The salty conundrum facing bakeries
Reducing sodium has long been a nutritional concern. Even though it’s an essential nutrient, the human body needs a relatively small amount, and most Americans well exceed the daily recommended amount of sodium.
“As modern consumers are becoming more health-conscious, especially in their sodium intake, brands are increasingly launching low-sodium or reduced-sodium products to address these needs,” said Mona Clifford, application technologist, sweet flavors, at Sensient Flavors.
Sodium is most often associated with sodium chloride — also known as table salt. It is probably the most obvious starting point when it comes to slashing sodium. However, bakers need to be aware of the hits that may come to their finished product if they take out too much salt to reach sodium targets.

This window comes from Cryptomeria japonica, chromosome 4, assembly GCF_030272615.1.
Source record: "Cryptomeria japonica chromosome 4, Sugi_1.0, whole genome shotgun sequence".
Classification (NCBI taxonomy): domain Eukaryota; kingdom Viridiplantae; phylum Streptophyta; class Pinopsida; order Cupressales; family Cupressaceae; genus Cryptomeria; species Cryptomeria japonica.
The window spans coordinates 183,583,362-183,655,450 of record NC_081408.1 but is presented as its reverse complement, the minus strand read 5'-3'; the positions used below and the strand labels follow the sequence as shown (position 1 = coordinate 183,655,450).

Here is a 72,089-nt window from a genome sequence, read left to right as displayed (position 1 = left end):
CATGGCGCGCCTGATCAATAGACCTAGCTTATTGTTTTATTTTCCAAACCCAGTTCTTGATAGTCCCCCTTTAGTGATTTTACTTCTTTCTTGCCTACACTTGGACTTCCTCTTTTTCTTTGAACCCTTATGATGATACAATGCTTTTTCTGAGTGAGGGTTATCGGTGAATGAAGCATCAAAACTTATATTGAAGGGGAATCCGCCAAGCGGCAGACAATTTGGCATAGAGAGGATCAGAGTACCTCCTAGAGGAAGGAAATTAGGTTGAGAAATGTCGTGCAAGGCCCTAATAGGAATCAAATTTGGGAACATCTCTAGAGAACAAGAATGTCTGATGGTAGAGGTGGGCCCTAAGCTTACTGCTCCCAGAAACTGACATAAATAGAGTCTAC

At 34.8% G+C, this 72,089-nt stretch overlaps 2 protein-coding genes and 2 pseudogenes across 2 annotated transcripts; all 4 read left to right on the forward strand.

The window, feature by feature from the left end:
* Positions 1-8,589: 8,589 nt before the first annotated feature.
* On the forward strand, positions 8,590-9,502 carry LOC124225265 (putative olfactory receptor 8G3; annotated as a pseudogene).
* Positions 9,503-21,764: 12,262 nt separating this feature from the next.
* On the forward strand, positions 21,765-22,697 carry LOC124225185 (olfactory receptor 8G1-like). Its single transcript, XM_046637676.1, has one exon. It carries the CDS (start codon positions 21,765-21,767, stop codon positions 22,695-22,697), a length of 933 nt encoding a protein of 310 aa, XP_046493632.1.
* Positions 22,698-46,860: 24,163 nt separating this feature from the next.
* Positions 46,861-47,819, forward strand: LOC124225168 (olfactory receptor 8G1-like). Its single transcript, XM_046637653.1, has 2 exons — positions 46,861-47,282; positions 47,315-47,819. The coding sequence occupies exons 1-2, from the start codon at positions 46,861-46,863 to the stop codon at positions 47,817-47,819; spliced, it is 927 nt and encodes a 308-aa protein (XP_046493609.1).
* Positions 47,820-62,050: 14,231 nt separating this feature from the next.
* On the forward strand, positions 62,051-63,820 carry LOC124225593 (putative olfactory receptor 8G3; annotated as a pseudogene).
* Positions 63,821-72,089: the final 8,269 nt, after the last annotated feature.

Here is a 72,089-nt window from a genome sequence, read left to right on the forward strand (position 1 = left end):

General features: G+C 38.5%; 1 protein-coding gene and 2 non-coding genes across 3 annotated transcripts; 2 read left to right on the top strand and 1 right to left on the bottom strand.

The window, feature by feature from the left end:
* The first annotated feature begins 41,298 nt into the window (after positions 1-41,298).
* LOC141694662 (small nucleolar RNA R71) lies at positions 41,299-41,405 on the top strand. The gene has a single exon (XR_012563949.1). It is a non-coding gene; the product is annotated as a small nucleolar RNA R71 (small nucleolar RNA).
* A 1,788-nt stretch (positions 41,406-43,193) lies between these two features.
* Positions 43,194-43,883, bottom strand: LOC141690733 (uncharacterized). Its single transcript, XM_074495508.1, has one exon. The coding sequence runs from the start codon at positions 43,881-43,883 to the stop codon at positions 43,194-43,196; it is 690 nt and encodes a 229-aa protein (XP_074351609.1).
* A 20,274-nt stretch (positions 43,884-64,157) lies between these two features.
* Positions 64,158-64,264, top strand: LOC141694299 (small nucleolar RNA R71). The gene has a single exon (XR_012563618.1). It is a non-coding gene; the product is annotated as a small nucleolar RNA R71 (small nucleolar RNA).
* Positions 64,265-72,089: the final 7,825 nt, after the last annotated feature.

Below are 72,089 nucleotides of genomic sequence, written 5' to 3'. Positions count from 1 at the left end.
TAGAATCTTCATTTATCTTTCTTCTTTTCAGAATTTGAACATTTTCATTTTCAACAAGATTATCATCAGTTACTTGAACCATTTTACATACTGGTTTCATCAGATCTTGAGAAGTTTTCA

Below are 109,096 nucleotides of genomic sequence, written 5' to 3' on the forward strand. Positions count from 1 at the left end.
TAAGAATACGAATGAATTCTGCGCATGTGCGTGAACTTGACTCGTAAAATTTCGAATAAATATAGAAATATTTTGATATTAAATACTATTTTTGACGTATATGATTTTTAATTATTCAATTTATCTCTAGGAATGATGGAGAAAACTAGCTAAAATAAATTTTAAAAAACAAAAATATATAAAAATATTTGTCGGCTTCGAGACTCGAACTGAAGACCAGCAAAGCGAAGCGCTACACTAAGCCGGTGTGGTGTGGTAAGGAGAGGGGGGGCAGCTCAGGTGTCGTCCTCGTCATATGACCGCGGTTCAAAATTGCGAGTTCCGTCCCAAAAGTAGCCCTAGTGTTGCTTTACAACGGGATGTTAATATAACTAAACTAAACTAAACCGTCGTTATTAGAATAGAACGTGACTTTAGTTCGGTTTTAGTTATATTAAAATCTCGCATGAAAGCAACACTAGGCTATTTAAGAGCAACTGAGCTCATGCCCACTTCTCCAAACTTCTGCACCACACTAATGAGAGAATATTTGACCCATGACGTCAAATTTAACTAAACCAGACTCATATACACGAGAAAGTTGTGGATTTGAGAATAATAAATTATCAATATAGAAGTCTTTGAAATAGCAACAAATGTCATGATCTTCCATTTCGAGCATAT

In bread, salt enhances flavor and controls the fermentation rate by limiting enzyme activity in the dough as it rises.
“The latter strengthens the gluten structure and traps the carbon dioxide produced during fermentation, providing better texture and volume to the bread,” Ms. Clifford said. “Without salt, the bread will continue to rise during fermentation, and the flavor will become bland.”